Caritas Aotearoa New Zealand Calls Upon All to Care for the Earth
WELLINGTON—Wednesday, 4 October Caritas Aotearoa New Zealand will launch this year’s State of the Environment for Oceania report, Turning the Tide. The resounding message is that people’s relationships with the seas and the environment-at-large must change. The Pacific Ocean contains nearly 50 percent of the earth’s total supply of water and covers 33 percent of the world’s surface, and yet it continues to be abused. This leads to extreme weather events and changes in climate patterns.
Caritas draws information gathered from grassroot communities and those living on the ocean’s edges to advocate for more collaborative processes with input from local communities. This is echoed in the report’s call for national governments to increase climate finance funding and ensure it reaches the most vulnerable—an issue that has persisted over the years.
Among the environmental issues focused on in the report are: the impact and threat of further sea-bed mining and drilling on marine life and the health of our oceans; building preparedness and resilience for extreme weather events; and the shared responsibility we all have (from government to individuals) on working together to care for our oceans.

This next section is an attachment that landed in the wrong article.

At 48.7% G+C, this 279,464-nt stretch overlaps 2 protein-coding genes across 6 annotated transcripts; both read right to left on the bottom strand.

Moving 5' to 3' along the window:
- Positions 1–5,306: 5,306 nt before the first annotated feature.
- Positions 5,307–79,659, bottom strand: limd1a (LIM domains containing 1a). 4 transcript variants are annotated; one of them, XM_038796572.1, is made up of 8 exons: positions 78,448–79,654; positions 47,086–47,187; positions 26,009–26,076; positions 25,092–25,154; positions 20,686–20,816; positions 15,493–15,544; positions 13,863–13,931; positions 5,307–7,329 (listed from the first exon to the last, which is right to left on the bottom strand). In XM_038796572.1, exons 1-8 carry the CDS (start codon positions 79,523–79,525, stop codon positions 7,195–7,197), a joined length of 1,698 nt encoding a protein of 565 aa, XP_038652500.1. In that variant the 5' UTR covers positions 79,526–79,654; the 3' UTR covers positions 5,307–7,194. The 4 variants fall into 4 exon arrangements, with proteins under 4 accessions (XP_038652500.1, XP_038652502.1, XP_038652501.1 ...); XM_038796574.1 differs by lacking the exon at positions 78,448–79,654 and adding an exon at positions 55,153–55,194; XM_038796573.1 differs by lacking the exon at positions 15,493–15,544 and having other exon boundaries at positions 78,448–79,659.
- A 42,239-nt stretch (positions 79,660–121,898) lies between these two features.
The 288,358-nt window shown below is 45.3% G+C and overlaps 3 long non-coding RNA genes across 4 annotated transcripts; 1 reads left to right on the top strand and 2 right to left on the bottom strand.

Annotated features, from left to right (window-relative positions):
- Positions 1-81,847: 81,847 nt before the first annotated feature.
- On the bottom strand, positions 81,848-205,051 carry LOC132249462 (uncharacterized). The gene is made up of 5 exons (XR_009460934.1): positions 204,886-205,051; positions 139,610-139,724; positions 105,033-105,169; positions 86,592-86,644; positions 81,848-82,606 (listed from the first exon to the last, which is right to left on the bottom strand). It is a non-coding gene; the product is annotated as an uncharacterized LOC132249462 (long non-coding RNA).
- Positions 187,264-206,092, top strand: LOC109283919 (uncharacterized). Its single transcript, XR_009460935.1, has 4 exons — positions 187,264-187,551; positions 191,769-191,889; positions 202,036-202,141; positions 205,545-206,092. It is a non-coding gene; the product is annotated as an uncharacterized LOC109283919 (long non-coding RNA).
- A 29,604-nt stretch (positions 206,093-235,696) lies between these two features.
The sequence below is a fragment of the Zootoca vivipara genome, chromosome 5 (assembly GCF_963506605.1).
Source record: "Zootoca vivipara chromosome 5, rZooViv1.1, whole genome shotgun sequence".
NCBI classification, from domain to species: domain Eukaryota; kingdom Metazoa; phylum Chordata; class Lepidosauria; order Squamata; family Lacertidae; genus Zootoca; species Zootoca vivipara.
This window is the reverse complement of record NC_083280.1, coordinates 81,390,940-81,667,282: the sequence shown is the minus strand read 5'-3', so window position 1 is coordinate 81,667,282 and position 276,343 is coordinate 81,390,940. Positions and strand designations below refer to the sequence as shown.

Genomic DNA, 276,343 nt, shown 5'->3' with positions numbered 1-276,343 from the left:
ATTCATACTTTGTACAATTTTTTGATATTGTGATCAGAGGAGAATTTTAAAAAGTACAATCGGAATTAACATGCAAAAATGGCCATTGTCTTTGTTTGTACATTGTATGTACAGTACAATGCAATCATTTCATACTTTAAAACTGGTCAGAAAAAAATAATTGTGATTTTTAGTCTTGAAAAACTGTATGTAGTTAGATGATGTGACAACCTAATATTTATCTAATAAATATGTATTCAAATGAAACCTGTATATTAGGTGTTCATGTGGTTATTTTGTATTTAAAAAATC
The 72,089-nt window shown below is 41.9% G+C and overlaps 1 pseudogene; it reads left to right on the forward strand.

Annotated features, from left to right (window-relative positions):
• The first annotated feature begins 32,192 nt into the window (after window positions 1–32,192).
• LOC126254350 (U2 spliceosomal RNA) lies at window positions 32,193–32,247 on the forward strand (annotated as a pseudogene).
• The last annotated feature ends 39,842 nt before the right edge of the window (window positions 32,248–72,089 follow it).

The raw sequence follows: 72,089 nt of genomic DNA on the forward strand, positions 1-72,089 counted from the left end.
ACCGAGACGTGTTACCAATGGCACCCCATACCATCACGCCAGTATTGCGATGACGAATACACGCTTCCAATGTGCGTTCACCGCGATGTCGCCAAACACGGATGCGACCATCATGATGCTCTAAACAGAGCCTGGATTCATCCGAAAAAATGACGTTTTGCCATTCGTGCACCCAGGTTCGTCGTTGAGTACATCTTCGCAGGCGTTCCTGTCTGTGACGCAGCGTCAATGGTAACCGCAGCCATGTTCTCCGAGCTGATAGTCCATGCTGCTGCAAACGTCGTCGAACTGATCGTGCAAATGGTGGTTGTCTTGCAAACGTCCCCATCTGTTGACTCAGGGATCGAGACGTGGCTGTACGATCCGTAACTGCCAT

A statement released by Caritas leaders from across the region, following the recent Caritas Oceania regional forum, emphasised preparedness and resilience from the perspective of engaging the community.
" The world-wide Caritas network is dedicated to caring for the neediest among the human family and caring for the Earth, our common home. We see that if we are to truly care for our common home we need to learn from the wisdom of the indigenous peoples of our world, and most vulnerable in our communities…we must look again at what it is to be truly ‘developed’ as people and as communities.”
Caritas Aotearoa New Zealand Director Julianne Hickey, one of the Caritas Oceania leaders, will present key findings and recommendations from the State of the Environment report at the UN Climate Change conference chaired by Fiji in Bonn later this year (COP23) as part of the international Caritas delegation.